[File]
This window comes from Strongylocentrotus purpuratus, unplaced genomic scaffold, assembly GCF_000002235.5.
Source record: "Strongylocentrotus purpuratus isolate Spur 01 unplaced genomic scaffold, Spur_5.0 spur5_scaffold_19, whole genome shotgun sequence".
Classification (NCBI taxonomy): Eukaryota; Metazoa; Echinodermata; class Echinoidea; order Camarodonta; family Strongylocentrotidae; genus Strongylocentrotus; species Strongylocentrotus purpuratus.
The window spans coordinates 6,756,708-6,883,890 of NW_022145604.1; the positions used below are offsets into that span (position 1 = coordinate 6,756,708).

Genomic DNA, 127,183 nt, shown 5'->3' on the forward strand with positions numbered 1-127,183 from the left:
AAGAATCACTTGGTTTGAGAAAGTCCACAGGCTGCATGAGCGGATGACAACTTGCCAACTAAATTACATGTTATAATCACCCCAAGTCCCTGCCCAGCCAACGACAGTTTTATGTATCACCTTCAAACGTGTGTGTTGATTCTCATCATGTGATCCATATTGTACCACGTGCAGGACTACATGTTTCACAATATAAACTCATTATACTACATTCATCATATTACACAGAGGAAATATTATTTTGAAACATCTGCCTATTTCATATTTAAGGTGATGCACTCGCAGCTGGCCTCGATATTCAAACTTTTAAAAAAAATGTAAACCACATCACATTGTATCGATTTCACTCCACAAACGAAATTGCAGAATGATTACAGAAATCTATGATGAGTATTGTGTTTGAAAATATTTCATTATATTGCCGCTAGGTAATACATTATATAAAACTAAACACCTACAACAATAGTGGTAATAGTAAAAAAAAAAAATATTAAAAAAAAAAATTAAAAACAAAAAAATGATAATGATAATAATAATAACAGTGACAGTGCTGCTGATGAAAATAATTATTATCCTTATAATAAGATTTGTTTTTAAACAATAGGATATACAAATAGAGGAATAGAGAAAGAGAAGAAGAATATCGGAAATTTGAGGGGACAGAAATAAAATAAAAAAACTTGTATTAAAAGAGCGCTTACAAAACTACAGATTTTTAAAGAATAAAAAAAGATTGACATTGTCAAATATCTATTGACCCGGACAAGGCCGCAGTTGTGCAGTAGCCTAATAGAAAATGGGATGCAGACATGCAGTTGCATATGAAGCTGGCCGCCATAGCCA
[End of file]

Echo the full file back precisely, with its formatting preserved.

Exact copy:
This window comes from Strongylocentrotus purpuratus, unplaced genomic scaffold, assembly GCF_000002235.5.
Source record: "Strongylocentrotus purpuratus isolate Spur 01 unplaced genomic scaffold, Spur_5.0 spur5_scaffold_19, whole genome shotgun sequence".
Classification (NCBI taxonomy): Eukaryota; Metazoa; Echinodermata; class Echinoidea; order Camarodonta; family Strongylocentrotidae; genus Strongylocentrotus; species Strongylocentrotus purpuratus.
The window spans coordinates 6,756,708-6,883,890 of NW_022145604.1; the positions used below are offsets into that span (position 1 = coordinate 6,756,708).

Genomic DNA, 127,183 nt, shown 5'->3' on the forward strand with positions numbered 1-127,183 from the left:
AAGAATCACTTGGTTTGAGAAAGTCCACAGGCTGCATGAGCGGATGACAACTTGCCAACTAAATTACATGTTATAATCACCCCAAGTCCCTGCCCAGCCAACGACAGTTTTATGTATCACCTTCAAACGTGTGTGTTGATTCTCATCATGTGATCCATATTGTACCACGTGCAGGACTACATGTTTCACAATATAAACTCATTATACTACATTCATCATATTACACAGAGGAAATATTATTTTGAAACATCTGCCTATTTCATATTTAAGGTGATGCACTCGCAGCTGGCCTCGATATTCAAACTTTTAAAAAAAATGTAAACCACATCACATTGTATCGATTTCACTCCACAAACGAAATTGCAGAATGATTACAGAAATCTATGATGAGTATTGTGTTTGAAAATATTTCATTATATTGCCGCTAGGTAATACATTATATAAAACTAAACACCTACAACAATAGTGGTAATAGTAAAAAAAAAAAATATTAAAAAAAAAAATTAAAAACAAAAAAATGATAATGATAATAATAATAACAGTGACAGTGCTGCTGATGAAAATAATTATTATCCTTATAATAAGATTTGTTTTTAAACAATAGGATATACAAATAGAGGAATAGAGAAAGAGAAGAAGAATATCGGAAATTTGAGGGGACAGAAATAAAATAAAAAAACTTGTATTAAAAGAGCGCTTACAAAACTACAGATTTTTAAAGAATAAAAAAAGATTGACATTGTCAAATATCTATTGACCCGGACAAGGCCGCAGTTGTGCAGTAGCCTAATAGAAAATGGGATGCAGACATGCAGTTGCATATGAAGCTGGCCGCCATAGCCA